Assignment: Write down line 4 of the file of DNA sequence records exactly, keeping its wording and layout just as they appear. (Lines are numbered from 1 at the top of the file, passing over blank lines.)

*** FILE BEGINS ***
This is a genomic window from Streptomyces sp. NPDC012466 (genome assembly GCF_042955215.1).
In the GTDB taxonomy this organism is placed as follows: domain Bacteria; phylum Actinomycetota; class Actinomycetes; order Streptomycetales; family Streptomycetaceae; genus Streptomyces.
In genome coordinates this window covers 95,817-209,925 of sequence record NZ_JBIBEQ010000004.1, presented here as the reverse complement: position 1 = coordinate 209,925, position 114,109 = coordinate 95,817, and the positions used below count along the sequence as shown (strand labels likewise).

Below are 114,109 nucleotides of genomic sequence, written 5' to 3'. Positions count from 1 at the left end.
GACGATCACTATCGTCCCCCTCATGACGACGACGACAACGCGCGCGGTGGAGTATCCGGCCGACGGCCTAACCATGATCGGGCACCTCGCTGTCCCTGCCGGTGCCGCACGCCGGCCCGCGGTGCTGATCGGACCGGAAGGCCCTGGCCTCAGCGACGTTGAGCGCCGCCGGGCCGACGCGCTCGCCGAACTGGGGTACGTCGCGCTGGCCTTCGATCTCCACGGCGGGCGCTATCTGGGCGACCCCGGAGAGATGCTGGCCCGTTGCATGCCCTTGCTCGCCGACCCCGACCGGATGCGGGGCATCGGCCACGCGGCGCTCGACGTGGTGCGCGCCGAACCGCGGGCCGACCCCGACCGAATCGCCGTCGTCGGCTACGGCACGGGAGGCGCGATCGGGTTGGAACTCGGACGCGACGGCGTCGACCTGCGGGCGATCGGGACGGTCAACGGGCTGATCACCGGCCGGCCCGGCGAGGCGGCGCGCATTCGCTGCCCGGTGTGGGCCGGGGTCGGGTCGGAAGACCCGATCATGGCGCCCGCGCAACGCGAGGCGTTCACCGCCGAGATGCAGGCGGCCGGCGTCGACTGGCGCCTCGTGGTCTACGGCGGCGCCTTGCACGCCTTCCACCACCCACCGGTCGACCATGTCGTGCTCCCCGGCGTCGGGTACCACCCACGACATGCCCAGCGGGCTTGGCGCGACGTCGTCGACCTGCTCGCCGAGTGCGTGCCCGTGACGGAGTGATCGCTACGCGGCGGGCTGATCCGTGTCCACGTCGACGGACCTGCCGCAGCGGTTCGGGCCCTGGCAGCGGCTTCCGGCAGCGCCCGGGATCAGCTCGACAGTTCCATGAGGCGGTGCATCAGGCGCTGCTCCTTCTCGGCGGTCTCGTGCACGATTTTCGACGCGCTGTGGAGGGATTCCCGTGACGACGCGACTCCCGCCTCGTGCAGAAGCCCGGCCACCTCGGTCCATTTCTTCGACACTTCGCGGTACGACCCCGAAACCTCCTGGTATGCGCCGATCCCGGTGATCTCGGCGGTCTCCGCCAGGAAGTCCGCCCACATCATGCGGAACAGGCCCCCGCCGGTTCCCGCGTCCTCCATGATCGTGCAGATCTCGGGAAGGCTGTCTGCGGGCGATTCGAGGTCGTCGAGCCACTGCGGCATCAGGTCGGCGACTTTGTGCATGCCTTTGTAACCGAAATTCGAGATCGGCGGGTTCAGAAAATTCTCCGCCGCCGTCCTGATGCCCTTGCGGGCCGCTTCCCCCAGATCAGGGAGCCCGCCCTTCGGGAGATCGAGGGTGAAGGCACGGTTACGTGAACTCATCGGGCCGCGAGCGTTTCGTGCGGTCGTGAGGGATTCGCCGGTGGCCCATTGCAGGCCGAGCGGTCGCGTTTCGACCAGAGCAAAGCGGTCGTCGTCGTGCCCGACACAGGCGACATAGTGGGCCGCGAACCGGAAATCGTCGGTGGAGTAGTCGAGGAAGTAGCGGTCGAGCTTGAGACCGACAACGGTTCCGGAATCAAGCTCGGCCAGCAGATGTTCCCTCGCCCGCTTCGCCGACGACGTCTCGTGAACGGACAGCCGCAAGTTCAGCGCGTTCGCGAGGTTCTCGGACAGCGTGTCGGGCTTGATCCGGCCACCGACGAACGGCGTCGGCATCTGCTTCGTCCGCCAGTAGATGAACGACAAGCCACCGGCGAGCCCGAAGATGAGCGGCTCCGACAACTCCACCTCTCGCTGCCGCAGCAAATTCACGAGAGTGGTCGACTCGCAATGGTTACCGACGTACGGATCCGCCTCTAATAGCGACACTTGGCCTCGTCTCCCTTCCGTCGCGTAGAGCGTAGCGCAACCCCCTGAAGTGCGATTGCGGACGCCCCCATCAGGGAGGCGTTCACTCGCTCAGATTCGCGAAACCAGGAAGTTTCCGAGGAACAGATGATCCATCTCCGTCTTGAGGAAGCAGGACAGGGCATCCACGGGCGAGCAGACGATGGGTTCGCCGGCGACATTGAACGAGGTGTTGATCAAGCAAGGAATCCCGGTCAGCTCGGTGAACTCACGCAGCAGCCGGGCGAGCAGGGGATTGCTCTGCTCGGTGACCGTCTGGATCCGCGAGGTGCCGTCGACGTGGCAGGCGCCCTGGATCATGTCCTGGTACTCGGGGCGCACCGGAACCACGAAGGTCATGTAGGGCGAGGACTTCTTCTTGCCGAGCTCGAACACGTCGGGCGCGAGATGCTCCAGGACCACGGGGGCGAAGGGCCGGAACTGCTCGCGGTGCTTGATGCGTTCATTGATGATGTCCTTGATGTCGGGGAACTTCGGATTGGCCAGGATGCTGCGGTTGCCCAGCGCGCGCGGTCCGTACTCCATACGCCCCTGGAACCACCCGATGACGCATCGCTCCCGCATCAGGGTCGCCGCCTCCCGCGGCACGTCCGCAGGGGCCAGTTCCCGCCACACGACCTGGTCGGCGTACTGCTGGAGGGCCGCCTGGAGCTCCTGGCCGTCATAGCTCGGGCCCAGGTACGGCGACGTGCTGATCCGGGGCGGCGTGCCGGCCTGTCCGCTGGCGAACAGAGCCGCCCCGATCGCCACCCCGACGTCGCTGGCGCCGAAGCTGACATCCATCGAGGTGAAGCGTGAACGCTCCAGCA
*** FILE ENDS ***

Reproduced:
Below are 114,109 nucleotides of genomic sequence, written 5' to 3'. Positions count from 1 at the left end.